DTARC is one of the leading clubs in the region in terms of junior participation and development. The club has built up a thriving junior section over the last few years, and prides itself on providing a safe and child friendly environment in which juniors can learn.
Child Friendly and Safe
The club is an accredited centre of British Rowing ( BR) National Junior Rowing programme, and is one of 50 clubs in the country to be part of the BR’s flagship junior programme ‘Project Oarsome’. This programme links the clubs with local schools in the community. DTARC has achieved Sport England’s ‘Clubmark’ status, which is a certification awarded to clubs which meet Sport England and British Rowing national requirements for areas such as safety, welfare, child protection, sports equity, coaching, and club management. The club has child protection, safety and welfare guidelines in place, overseen by the club’s safety and child protection officers. All club members working with young people are put through a Criminal Records Bureau check, and all coaches hold nationally recognised qualifications.
The club has changing rooms and a state of the art indoor training room, providing the club’s juniors with some of the best facilities in the region. The club has a fantastic 7km stretch of well sheltered river, which provides a safe environment for beginners to learn the basics, as well as more than meeting the needs of experienced junior crews. Club juniors have priority access to a fleet of lightweight boats specifically designed for junior use.
The club has a number of qualified and experienced coaches working specifically with juniors. Every junior squad has at least one dedicated coach. Older juniors themselves are encouraged to help with the coaching of younger juniors via nationally recognised qualifications such as the Junior Sports Leaders Award and the Duke of Edinburgh Awards.
For those juniors who want to progress to racing; the club has a very successful competitive programme. DTARC juniors have had success both locally, picking up West of England Championships regularly in recent years, and nationally, with representation at the National Championships, and GB junior trials. Club Junior Bill Lucas raced for Great Britain at the World Junior Championships in 2005 and went on to represent Team GB in double sculls at the 2012 Olympics, coming fifth.
There are a number of junior squads rowing in various sessions throughout the week, covering juniors ranging from 11 to 18. All new juniors will first join the Beginners Squad where they will be taught basic boat handling skills and safety. Once they reach the required level they will be moved on to the appropriate squad for their particular age group.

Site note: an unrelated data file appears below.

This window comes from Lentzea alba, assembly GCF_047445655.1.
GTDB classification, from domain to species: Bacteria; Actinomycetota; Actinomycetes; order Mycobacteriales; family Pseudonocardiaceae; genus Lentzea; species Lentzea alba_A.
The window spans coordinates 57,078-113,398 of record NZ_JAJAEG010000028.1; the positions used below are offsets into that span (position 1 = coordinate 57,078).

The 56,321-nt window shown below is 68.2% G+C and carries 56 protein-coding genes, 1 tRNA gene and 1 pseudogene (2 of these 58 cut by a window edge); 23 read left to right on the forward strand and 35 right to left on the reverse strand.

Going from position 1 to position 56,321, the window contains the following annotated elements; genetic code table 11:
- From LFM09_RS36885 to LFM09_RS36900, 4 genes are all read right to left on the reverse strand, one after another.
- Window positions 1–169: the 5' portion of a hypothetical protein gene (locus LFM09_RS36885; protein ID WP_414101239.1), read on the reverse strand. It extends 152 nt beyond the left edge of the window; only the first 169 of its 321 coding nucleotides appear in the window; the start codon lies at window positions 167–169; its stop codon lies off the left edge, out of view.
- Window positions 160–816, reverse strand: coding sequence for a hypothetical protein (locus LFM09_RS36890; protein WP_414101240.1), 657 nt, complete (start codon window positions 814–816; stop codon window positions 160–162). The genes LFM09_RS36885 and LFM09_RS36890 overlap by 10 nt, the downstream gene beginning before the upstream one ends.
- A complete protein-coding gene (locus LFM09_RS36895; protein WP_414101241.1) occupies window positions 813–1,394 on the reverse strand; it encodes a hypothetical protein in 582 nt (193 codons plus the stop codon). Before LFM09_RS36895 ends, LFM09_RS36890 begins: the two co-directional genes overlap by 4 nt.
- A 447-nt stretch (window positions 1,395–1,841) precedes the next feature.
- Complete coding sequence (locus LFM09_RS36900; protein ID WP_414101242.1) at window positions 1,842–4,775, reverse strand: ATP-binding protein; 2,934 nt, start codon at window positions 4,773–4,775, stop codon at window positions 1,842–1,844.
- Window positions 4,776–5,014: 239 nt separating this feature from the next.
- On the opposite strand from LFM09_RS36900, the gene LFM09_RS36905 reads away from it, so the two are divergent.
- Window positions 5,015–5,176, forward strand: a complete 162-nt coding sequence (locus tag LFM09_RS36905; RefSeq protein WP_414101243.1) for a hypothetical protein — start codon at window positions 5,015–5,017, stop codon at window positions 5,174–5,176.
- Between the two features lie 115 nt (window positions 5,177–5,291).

Parents, Guardians and Supporters.
In order to support our juniors we value parents’ and guardians’ support throughout the year. We need help with anything from loading boats onto trailers, helping at race events, organising sponsorship, to making cakes and serving tea and coffee at regattas. Please note that parents are very welcome in the club house. Feel free to come upstairs while you wait for your children and talk to us about how you might get more involved with club activities.
Project Oarsome is the flagship scheme of the Amateur Rowing Association’s (ARA), National Junior Rowing Programme. There are 50 clubs around the country who run the programme, including 3 in the West Country. The scheme links clubs with local secondary schools, providing rowing machines to be placed within the schools, and boats and safety equipment for the club. DTARC has been part of the scheme since 2001, and is currently linked to three local specialist sports colleges, South Dartmoor, Ivybridge and Paignton.
Notes for Beginners
What Clothes should I wear?
Tight fitting clothes or lycra should be worn when rowing on the water or on the rowing machines. Loose clothing can be a hazard as it can get caught-up in the blade handles and on the seat slide, which could lead to a capsize.
IMPORTANT: Consider the weather conditions and bring the correct clothing. Be sure to bring additional dry layers in wet conditions.
What should I wear on my feet?
On your feet you will need welly boots or footwear that can get wet as you may need to wade into the water in order to get into the boat. Wellies should be easily removable and should not be worn whilst rowing in the boat. The club has many pairs of spare wellies, but it is a good idea to bring your own. For land training trainers are recommended.
Water bottle: It is important to re-hydrate when exercising, whether on the water or on the rowing machines, so make sure you bring a bottle of water with you.
Towel: The club has excellent changing and showering facilities so you can wash away the sweat after a hard row!
Spare Clothes: In case of a capsize it is important to have a change of clothes, as it can be hazardous to stay in wet cold clothing.